Tuesday, July 31, 2007

Brainstorming doesn't work

I don't know about you, but I really dislike those brainstorming sessions that start too many planning meetings. My sense has always been that they are pretty much a waste of time. Now, here's proof. By the way, you may remember that Frans Johansson was the keynote speaker at InnoVenture 2005.

2 comments:

Patrick said...

Interesting read. I've been in so-called "brainstorming" sessions in the past and one of the main reasons they don't work is mentioned in the article is the rules of brainstorming and hard to follow in a social setting. Despite what they say about all ideas being on the table I have ideas shunned because of the perception of the person presenting the idea.

This is kind of sad story but I worked in an office one time and a lady who worked with me had some very good ideas but some of the managers shunned her ideas because she was either a woman or "didn't think like they did". She knew this and as an experiment she asked if I would go in the office of some of the managers and present her ideas as if they were my own.

They thought "my new idea" was the best and pursued it.

Claire said...

Quite a negative experience you've had! I've found that brainstorming is, like focus groups, a tool that is over used and misused. While its purpose, as a tool, is entirely different, it faces some of the same issues. Many brainstorms and focus groups are useless, but that is because they are not conducted in a professional manner. They can be very useful, but to achieve that one first needs to question whether the method will be useful to a particular situation. Then the challenge is in the planning, the definition of clear objectives, attendance by key stakeholders, and discipline.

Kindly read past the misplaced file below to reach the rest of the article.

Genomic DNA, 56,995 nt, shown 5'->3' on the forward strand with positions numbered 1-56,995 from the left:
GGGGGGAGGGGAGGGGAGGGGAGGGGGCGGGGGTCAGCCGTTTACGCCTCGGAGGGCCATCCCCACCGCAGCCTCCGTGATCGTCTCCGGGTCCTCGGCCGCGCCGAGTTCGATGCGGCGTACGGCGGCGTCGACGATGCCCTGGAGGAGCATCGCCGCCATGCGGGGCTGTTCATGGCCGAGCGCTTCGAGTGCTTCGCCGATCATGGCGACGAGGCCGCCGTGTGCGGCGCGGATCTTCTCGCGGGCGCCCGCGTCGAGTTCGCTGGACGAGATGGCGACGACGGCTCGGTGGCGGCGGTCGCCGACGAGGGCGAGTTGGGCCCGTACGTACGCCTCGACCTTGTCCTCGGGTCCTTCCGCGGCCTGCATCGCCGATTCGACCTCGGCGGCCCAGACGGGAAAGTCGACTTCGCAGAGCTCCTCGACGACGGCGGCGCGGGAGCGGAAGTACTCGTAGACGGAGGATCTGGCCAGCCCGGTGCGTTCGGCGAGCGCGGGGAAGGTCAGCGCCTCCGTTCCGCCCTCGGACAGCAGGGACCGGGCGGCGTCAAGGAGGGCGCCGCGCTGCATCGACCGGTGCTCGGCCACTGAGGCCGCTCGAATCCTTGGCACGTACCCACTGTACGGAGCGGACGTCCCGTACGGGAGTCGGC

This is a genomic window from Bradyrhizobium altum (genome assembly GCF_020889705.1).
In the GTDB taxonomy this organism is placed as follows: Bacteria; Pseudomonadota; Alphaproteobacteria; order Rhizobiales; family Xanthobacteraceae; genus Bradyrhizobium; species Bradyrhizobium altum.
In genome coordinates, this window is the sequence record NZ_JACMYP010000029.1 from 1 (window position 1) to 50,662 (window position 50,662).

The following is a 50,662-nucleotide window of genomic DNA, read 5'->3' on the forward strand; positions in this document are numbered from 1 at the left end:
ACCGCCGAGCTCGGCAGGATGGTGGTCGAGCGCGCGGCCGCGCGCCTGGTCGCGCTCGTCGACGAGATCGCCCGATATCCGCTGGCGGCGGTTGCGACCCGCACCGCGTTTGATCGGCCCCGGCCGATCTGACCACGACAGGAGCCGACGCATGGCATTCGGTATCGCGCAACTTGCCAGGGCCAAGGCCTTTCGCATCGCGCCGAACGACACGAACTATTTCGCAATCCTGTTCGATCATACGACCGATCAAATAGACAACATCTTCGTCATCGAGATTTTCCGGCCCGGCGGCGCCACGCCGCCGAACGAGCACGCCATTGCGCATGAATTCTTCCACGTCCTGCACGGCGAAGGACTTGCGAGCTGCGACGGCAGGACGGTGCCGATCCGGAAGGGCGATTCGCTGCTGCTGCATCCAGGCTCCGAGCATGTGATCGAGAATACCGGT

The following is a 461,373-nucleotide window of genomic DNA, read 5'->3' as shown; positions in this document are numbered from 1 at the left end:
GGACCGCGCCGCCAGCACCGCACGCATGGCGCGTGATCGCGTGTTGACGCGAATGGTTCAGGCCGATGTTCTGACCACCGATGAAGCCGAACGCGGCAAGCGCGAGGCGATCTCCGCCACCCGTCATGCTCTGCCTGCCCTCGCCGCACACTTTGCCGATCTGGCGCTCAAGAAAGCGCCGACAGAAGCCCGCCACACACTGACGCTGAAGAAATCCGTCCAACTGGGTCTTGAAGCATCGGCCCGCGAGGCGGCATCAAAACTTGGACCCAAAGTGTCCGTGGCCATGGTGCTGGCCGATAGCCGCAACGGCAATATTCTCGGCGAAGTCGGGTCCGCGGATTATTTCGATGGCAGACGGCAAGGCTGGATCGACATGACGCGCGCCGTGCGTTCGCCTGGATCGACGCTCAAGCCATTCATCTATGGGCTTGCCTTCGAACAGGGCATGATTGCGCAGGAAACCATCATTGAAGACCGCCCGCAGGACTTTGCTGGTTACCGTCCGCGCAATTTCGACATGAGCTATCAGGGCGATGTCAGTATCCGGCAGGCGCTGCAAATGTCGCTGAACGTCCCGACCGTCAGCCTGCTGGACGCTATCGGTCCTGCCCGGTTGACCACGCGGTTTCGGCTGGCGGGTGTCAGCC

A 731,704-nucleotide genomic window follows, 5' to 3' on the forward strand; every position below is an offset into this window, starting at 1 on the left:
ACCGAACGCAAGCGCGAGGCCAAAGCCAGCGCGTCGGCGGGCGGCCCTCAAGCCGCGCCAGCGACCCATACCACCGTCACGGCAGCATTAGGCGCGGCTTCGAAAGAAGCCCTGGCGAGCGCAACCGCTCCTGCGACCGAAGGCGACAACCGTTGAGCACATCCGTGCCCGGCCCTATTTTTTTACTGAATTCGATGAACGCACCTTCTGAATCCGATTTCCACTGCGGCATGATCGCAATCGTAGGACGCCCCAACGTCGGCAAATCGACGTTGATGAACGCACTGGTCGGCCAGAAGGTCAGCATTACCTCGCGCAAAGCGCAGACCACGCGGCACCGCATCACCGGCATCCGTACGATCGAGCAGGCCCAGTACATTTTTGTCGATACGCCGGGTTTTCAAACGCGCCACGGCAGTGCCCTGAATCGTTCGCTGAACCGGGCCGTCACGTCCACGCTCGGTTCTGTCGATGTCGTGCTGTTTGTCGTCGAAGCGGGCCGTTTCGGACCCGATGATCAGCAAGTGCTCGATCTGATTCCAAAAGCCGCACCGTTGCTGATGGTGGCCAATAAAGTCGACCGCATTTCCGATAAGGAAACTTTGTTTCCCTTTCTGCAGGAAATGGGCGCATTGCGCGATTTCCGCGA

According to Alex Osborn, the father of the "brainstorm", " brainstorm means using the brain to storm a creative problem, and think up solutions, ideas or new concepts. Brainstorming is also used to filter out ideas, identify relationships, trends, etc. Is there a problem to be solved? If so, was the problem clearly defined? Was the group’s creative thinking pushed and stimulated? While brainstorming is generally a group activity, it can be an individual activity. In addition, there are variations to the standard format, and ways to bypass people bias, for instance by having people write down one idea, pass their piece of paper to the next person who adds some thoughts, and repeated until everybody gets their original piece of paper back, or by brainstorming online as opposed to face-to-face, etc.